I am Already Receiving SSDI, so Why Was my LTD Claim Denied?
While a disability claim approved by the Social Security Administration (SSA) does not automatically mean your Long-Term Disability (LTD) claim will also be approved, it is very concerning when one’s LTD claim is denied in light of an SSDI approval. This is because the SSA typically has a much more stringent definition of disability than a traditional LTD policy.
What to Do If Your SSA is Approved and Your LTD is Denied:
Get a copy of both the LTD policy and the denial letter. Look for and highlight any mention of your SSDI benefit in the denial. If the denial fails to mention your SSDI benefit or only has a mere mention of your SSDI approval without going into much more depth, this can be relevant and useful should you need to sue your LTD provider to enforce your ERISA protected benefit.
In Montour v Hartford Life & Acc. Ins. Co, the plaintiff Mr. Montour faced this exact mismatch of findings when he was found “totally disabled” by SSA but his LTD benefits were denied by the Hartford.
In Montour, the Court explained that the scrutiny the SSA uses for a disability claim is typically higher and more stringent than any LTD policy because SSA looks to see if a person can do any sort of work within their age, education, and ability – not just the job they have become unable to do. So, when an LTD provider makes a denial despite an SSA determination of “totally disabled,” the onus shifts back to the LTD provider to justify their contrary finding. And “[o]rdinarily, a proper acknowledgment of a contrary SSA disability determination would entail comparing and contrasting not just the definitions employed but also the medical evidence upon which the decisionmakers relied.” Montour v. Hartford Life & Acc. Ins. Co. (9th Cir. 2009) 588 F3d 623, 636.
When courts review the discretionary decisions of LTD providers, they look at several factors to see if there was an abuse of discretion by the LTD provider. An abuse of discretion is usually highly deferential to the original decision maker. But, when a structural conflict of interest exists, the Courts have a much more critical eye when weighing the factors. An SSDI approval and LTD denial is vital evidence to provide to a judge reviewing an LTD provider’s discretion. Ultimately, for Plaintiff Montour, the Court found the Hartford’s failure to explain in detail how and why LTD benefits were denied despite the approval for SSDI led the Court to find that the Hartford did abuse its discretion when it denied Mr. Montour’s claim. The weighing of factors is a complicated standard to overcome, but an essential argument that a denied claimant should make if the facts fit the scenario. Just remember that evidence of an SSDI approval against an LTD denial can help tip the scales towards overturning a denial because it calls into question the decision-making process the LTD company made when denying benefits.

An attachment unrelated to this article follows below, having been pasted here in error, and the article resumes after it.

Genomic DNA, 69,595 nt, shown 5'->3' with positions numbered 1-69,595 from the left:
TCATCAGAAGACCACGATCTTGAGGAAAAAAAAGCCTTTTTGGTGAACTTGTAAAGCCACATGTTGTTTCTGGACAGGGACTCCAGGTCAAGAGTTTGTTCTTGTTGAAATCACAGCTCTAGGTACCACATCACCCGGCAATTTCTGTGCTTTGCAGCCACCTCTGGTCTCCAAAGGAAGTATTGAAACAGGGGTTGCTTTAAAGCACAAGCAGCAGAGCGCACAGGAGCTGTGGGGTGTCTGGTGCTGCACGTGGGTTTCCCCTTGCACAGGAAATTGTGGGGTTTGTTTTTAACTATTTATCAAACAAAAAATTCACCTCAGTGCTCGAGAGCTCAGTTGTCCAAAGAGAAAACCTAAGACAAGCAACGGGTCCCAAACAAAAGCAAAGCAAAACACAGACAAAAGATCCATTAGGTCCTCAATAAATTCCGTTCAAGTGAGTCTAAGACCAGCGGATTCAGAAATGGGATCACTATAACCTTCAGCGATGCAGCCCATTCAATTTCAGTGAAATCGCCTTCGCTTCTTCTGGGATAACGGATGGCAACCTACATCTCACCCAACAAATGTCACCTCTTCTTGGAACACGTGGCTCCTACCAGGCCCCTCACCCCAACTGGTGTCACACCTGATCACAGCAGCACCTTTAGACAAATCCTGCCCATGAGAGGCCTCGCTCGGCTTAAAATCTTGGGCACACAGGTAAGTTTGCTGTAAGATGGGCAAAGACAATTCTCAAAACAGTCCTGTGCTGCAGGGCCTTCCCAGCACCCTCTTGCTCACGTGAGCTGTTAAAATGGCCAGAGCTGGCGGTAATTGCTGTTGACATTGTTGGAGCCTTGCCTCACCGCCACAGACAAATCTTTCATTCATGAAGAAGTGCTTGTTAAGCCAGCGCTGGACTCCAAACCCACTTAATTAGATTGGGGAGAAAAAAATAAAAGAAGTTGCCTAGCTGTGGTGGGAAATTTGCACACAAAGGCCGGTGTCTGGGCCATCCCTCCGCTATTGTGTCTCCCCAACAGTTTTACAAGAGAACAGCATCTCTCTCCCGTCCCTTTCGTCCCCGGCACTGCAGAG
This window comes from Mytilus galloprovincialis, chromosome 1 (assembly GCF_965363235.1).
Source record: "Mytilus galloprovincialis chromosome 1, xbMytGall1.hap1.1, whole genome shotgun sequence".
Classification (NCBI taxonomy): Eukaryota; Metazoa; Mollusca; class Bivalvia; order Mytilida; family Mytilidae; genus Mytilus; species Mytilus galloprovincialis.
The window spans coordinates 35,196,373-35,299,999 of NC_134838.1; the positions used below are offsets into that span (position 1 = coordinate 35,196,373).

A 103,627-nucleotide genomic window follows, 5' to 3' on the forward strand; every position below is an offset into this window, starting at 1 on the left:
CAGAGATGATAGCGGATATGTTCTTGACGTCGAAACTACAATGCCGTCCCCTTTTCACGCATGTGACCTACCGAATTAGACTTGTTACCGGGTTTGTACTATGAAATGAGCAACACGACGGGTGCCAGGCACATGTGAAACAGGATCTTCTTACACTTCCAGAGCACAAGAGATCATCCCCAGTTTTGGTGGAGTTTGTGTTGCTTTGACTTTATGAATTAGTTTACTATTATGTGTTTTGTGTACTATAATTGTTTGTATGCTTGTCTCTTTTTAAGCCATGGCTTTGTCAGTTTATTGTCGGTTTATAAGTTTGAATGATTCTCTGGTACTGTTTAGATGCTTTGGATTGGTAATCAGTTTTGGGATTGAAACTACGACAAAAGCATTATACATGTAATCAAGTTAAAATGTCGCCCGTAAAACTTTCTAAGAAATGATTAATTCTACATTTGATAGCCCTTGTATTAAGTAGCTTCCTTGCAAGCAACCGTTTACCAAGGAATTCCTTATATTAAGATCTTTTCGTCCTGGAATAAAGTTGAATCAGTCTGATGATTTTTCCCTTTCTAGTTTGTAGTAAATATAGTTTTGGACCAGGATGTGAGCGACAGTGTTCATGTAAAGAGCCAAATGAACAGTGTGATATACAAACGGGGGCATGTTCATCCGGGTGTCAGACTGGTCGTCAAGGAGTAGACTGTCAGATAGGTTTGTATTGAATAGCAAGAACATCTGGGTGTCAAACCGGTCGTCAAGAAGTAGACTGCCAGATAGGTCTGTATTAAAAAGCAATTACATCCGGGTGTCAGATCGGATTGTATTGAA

The LTD provider should also give a claimant a chance to perfect the record if additional information from a claimant’s SSA determination was not considered by the LTD administrator. Failure to allow a claimant to perfect the record can also be considered evidence of abused discretion by the LTD administrator.
Obtaining long-term disability benefits can be essential after a debilitating injury or diagnosis. It can be scary to hear your claim has been denied when you are counting on that benefit to make ends meet. Getting the right information and support from a knowledgeable attorney can prove to be not only sensible but also incredibly reassuring.
When you initiate a claim under this coverage, you need to be aware of your rights and responsibilities, which may necessitate legal counsel. At Bonnici Law Group, we offer you client-centered representation at all stages of the long-term disability benefit claims process with the support of a team – without any up-front fees or costs to get started. When you need the kind of help that only an experienced long-term disability benefits attorney can offer you, contact Bonnici Law Group at 858-261-5454 or firstname.lastname@example.org.